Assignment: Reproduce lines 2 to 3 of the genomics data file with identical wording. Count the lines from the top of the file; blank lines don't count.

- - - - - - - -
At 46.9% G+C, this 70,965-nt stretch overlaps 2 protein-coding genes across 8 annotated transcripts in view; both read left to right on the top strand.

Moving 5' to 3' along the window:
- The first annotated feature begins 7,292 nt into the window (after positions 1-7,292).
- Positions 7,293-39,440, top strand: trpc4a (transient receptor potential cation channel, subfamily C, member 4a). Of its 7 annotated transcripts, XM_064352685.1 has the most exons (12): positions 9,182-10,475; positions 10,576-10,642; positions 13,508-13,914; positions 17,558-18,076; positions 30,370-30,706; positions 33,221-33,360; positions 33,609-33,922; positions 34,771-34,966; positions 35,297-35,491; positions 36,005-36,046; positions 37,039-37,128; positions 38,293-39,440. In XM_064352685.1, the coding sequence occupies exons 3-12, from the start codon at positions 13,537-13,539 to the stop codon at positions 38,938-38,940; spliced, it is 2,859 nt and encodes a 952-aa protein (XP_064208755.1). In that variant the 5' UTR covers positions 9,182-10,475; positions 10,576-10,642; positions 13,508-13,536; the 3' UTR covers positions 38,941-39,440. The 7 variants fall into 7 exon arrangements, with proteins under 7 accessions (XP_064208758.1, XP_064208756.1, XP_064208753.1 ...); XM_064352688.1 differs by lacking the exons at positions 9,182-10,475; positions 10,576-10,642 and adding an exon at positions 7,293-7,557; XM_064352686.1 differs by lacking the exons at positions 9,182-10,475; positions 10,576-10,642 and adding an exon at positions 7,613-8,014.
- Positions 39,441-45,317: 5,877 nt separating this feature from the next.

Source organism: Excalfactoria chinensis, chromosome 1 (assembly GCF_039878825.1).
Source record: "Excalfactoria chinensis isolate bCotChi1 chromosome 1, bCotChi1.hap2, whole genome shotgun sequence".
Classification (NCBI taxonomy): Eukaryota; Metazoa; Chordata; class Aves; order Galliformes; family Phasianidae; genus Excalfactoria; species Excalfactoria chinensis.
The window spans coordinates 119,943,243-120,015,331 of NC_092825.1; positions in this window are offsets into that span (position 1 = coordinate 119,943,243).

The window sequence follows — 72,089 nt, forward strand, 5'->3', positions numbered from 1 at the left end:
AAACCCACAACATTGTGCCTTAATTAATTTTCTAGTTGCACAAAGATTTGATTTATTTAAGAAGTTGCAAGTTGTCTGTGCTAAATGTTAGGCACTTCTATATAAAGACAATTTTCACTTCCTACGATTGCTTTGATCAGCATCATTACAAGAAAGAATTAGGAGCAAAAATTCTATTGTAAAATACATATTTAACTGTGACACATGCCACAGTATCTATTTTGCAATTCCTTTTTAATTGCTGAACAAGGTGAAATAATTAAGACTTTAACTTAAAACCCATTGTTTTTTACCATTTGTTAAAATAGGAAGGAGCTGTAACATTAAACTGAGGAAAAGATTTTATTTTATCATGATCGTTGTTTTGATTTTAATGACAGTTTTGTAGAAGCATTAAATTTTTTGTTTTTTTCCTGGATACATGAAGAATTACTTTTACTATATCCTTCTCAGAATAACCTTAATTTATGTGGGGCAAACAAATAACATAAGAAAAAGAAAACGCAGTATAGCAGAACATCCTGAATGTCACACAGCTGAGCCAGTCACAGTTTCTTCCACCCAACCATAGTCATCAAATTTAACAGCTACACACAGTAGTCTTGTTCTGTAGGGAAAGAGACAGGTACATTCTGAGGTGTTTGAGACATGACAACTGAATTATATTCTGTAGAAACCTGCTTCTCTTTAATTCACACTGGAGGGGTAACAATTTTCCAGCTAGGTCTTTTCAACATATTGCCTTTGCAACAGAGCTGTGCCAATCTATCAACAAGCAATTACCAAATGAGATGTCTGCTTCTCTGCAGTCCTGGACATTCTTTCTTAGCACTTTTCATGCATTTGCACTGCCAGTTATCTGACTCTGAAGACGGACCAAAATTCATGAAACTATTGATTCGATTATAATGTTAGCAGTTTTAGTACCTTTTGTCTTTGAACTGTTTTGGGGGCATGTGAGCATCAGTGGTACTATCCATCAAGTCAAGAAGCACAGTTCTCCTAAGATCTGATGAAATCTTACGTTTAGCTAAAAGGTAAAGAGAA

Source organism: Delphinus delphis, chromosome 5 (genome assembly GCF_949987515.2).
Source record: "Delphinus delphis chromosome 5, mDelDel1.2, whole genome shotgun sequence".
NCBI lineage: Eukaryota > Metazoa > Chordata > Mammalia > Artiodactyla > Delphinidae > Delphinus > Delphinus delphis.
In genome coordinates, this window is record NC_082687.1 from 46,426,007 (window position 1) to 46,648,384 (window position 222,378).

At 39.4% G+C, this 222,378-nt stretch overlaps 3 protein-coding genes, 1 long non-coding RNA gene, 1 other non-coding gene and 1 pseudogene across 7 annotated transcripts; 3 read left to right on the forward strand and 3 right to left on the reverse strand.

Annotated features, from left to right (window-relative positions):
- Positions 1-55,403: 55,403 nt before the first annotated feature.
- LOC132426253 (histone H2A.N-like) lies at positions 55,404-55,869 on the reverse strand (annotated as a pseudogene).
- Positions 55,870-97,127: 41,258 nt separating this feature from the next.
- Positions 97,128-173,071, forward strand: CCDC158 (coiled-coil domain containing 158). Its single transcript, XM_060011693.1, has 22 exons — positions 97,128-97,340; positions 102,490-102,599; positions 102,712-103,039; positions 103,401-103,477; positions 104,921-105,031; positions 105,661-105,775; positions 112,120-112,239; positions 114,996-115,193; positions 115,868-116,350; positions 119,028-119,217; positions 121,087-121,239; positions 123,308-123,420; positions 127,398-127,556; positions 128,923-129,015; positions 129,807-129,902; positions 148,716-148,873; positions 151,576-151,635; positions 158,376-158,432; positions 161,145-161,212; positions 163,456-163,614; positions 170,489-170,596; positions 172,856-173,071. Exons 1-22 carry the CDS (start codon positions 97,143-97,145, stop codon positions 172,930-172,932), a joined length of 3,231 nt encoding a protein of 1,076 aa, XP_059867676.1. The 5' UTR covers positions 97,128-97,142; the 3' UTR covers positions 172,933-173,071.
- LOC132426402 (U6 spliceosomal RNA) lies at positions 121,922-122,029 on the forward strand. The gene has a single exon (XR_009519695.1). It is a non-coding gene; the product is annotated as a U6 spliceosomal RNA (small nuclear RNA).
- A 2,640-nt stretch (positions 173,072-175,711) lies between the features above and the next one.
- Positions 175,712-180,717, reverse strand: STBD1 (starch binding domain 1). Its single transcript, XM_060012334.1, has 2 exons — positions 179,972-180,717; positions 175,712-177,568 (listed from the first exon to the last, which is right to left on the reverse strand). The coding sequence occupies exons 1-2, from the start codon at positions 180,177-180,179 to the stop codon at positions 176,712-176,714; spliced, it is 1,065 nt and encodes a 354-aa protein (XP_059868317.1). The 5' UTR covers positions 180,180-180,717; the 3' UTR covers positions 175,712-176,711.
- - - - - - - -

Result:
Moving 5' to 3' along the window:
- The first annotated feature begins 7,292 nt into the window (after positions 1-7,292).